Type signatures as good style

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Revision as of 20:55, 8 July 2008 by Dbueno (talk | contribs) (mention rank n types)

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Since Haskell type checkers can automatically derive types of expressions why shall I put explicit type signatures in my programs?


Using explicit type signatures is good style and GHC with option -Wall warns about missing signatures. Signatures are a good documentation and not all Haskell program readers have a type inference algorithm built-in. There are also some cases where the infered signature is too general for your purposes. E.g. the infered (most general) type for asTypeOf is a -> b -> a, but the purpose of asTypeOf is to unify the types of both operands. The more special signature a -> a -> a is what you want and it cannot be infered automatically. Another example:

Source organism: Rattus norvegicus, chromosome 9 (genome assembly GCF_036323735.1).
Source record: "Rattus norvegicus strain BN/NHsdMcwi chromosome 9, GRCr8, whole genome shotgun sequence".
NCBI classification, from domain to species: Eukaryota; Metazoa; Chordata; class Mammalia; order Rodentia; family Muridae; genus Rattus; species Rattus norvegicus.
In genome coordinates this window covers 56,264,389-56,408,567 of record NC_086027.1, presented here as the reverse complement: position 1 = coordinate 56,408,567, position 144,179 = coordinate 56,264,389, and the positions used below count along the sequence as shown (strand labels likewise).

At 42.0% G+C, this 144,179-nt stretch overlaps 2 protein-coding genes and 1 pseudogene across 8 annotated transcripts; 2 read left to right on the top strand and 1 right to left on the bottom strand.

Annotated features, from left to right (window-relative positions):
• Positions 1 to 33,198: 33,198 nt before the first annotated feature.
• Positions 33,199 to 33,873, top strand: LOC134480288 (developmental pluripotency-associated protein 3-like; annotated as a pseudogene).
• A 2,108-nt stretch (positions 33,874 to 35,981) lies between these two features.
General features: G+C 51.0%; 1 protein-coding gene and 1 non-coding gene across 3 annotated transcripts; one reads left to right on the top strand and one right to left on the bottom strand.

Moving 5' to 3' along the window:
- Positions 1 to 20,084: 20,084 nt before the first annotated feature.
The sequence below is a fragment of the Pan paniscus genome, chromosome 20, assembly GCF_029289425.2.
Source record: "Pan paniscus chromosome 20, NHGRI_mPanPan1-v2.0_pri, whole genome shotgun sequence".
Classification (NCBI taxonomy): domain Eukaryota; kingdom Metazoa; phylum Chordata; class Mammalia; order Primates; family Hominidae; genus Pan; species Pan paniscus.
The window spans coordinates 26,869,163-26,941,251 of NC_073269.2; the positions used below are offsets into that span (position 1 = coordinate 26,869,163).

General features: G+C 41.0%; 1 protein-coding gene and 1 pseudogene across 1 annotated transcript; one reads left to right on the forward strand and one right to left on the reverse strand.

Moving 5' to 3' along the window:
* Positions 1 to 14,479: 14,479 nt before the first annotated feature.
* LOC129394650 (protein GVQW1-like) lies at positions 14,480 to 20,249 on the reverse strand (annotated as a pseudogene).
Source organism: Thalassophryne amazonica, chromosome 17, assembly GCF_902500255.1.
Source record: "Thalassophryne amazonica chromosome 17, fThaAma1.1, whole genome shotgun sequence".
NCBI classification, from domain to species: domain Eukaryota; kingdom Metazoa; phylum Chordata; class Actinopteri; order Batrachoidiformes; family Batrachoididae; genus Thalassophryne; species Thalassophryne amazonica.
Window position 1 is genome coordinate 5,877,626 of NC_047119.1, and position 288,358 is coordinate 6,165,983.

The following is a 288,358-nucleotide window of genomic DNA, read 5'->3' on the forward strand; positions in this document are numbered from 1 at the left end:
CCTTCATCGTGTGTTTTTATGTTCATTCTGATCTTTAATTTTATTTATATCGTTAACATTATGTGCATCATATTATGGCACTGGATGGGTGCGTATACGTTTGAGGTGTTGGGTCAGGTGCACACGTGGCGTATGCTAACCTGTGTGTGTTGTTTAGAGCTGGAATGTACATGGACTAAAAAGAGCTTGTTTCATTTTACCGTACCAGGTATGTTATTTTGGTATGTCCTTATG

emptyString :: ShowS
emptyString = id

Where ShowS is String -> String rather than a -> a.

I remember that for some type extensions the automatic inference fails. Examples?

Higher-order types, e.g., the type of Control.Monad.ST.runST:

runST :: (forall s . ST s a) -> a

cannot be inferred in general, because the problem is undecidable. In GHC, they are enabled with the language pragma RankNTypes.

How to add a bunch of signatures?

Ok, this convinced me. How can I add all the signatures I did not write so far?

You can start GHCi or Hugs and use the :browse Modulename directive. This will list all type signatures including the infered ones.